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Shots fired at Moïse's funeral in Haiti; US and UN delegations leave

Jacqueline Charles, The Miami Herald on

Published in News & Features

CAP-HAÏTIEN, HAITI — Haiti police fired tear gas as shots rang out Friday moments after the start of the funeral ceremony for slain President Jovenel Moïse, who was assassinated two weeks ago.

The U.S. delegation to the ceremony, headed by the U.S. ambassador to the United Nations, Linda Thomas Greenfield, cut its visit short after the shooting began around 10 a.m. Moments later the United Nations special representative to Haiti, Helen La Lime, left hurriedly with her entourage as well.

Moments before the funeral service began, the crowd began shouting “Assassin” as Haiti National Police Chief Leon Charles arrived. They were joined by others yelling, “Where is Jovenel?”

The funeral continued after police quickly surrounded the area near the tent housing Moïse’s coffin for the ceremony and fired tear gas, as billows of smoke from burning tires could be seen in the distance.

The emotionally charged and tense funeral began shortly after the arrival of first lady Martine Moïse. Flanked by bodyguards, the press and crowds shouting “Justice, justice,” Martine Moïse walked toward the stage, stopped at a portrait of her late husband and then made her way around the stage covered in white roses, birds of paradise and carnations.

She stepped up and then stood over the closed coffin of her husband of 25 years, his closed coffin covered in the bicolor of the Haitian flag, a medal of honor, distinction and merit in the middle on top of his presidential sash.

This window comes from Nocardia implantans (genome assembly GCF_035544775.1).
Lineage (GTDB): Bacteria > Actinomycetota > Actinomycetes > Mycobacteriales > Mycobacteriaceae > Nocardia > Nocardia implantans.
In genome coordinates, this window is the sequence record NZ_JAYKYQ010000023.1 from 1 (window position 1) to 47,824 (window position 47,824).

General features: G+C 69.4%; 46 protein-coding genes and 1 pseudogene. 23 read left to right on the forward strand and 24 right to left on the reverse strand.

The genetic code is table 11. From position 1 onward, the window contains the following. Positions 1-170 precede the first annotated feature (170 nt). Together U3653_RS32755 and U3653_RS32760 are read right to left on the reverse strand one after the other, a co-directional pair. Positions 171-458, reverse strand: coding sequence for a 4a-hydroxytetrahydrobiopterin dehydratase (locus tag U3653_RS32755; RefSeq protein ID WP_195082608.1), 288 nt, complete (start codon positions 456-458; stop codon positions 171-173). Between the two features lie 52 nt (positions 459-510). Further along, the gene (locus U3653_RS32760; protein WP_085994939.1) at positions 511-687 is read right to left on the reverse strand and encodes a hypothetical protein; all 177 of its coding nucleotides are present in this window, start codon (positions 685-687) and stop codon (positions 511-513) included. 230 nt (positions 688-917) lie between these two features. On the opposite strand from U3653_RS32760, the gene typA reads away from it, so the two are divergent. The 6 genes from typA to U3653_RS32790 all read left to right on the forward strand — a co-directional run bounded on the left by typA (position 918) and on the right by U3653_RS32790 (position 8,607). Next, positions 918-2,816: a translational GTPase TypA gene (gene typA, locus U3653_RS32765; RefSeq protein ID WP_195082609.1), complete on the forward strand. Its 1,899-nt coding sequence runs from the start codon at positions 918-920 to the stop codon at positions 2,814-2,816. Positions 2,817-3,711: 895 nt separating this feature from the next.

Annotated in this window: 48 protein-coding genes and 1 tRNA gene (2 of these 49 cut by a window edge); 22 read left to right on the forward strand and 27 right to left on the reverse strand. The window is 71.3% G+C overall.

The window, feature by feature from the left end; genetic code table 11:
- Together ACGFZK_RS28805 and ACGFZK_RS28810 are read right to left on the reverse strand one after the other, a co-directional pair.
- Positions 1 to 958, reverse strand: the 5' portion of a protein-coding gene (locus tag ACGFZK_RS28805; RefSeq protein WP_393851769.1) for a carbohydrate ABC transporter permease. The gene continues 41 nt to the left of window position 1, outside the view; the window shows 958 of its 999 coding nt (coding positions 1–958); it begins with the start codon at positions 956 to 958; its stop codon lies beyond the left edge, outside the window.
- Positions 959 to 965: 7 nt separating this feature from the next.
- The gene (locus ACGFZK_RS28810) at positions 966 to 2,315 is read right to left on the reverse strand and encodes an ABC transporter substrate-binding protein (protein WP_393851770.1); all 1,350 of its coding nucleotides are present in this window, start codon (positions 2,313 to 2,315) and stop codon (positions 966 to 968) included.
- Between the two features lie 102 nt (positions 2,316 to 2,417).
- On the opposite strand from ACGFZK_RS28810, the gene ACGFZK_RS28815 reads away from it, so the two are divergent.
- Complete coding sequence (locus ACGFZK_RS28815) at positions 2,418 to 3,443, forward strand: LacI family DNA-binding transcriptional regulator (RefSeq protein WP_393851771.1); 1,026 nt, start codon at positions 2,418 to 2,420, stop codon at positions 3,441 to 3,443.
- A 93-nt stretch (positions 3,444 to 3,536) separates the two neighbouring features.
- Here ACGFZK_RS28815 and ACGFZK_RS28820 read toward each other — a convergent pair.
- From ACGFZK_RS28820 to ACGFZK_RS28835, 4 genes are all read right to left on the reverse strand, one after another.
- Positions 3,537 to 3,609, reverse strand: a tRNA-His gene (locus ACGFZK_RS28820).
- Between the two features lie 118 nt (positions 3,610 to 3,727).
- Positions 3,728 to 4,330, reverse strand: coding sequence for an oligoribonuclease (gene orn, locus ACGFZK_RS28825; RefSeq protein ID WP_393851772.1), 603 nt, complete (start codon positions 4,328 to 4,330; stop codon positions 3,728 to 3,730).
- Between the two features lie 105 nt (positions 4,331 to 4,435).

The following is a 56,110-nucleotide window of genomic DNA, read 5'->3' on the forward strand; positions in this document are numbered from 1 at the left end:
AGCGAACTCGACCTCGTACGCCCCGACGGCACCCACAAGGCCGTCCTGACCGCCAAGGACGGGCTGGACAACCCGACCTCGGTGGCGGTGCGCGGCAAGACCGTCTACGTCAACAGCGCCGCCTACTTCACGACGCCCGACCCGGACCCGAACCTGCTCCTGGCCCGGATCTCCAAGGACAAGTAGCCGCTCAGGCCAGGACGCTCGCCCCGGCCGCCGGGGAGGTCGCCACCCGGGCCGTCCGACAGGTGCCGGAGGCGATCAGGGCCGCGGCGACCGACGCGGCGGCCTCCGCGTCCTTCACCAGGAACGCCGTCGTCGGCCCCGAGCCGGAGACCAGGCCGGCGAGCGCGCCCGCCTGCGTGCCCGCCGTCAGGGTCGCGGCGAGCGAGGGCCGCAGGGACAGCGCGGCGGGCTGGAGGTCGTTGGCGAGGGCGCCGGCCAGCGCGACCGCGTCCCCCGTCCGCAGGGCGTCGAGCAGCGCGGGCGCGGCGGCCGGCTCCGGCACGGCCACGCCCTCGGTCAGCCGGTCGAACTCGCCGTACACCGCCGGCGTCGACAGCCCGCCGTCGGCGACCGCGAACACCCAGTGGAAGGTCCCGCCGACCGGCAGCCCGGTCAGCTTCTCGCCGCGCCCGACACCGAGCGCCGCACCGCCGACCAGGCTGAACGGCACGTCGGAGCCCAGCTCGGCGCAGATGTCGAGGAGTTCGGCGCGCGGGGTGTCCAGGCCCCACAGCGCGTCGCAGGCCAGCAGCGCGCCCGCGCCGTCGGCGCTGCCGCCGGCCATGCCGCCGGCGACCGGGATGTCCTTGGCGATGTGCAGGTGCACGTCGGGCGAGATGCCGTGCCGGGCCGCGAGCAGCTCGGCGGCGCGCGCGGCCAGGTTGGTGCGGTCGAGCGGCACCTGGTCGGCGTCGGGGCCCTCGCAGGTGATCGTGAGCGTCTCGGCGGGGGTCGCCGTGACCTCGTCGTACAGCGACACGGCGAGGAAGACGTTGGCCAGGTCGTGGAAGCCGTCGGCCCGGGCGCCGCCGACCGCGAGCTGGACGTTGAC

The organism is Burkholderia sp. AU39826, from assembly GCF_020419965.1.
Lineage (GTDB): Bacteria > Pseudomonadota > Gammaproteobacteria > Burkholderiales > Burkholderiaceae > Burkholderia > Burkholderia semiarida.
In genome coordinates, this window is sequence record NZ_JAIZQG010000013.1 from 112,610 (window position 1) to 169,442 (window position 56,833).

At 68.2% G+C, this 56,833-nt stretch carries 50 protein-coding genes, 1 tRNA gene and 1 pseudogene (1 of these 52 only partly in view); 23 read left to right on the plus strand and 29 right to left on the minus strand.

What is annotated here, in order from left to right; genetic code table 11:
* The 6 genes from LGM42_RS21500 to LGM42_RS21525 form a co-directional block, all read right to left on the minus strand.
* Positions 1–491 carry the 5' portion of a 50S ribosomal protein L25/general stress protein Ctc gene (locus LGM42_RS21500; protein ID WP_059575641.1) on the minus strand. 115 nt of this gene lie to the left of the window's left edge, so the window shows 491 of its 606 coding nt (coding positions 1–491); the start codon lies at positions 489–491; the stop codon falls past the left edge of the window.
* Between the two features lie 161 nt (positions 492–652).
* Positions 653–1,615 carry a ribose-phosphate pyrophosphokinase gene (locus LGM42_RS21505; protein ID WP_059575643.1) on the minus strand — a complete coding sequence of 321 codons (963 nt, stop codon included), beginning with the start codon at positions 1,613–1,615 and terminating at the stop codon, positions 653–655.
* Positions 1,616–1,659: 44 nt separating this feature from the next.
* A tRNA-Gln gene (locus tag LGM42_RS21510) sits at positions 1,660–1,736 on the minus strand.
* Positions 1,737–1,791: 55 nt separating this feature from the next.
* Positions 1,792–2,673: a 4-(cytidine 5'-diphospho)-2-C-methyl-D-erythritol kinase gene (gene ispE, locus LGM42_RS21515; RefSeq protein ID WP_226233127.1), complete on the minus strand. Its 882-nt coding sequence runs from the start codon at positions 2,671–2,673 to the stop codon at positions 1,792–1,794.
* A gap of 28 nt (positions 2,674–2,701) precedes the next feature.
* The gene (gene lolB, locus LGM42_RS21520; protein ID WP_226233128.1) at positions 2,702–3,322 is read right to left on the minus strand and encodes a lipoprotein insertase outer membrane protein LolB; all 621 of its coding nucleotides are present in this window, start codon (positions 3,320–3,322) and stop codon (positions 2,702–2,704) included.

The crowd began to shout “Mare yo,” “Boule yo” and “Yo touye Jovenel, Nap vote Martine” in Creole — “Tie them up,” “Burn them,” and “They killed Jovenel, we are voting Martine.”


Moïse is to be laid to rest Friday in this historic city in northern Haiti. Tensions have been running high since Wednesday, the first of three days of mourning, as supporters and non-supporters alike said his death as a plot by the country’s Port-au-Prince-based elite against the poor black majority.

On Thursday, roads into the city from the capital were blocked, and fiery barricades were erected. A bridge was burned and shots were fired as protesters fanned out across the city, demanding justice for the dead president. Protesters shot at a restaurant as journalists tried to take video, attacked a foreign videographer in front of a hotel along the oceanfront and threw rocks at a diplomatic car, forcing security guards to fire their weapons and flee with a foreign diplomat.

Thursday afternoon, as Haitians attended a memorial service for Moïse inside Our Lady of the Assumption Cathedral, some people in the congregation shouted, “Justice before funeral,” while others said the slain president “was not a dog. He cannot be buried before he gets justice.”

Besides the U.N. ambassador, the U.S. delegation to the funeral included the ambassador to Haiti, Michele Sison; U.S. Rep. Gregory Meeks, chairman of the House Foreign Affairs Committee; U.S. Rep. John Fortenberry; Daniel Foote, special envoy to Haiti, and Juan Gonzalez, senior director for the Western Hemisphere on the National Security Council.


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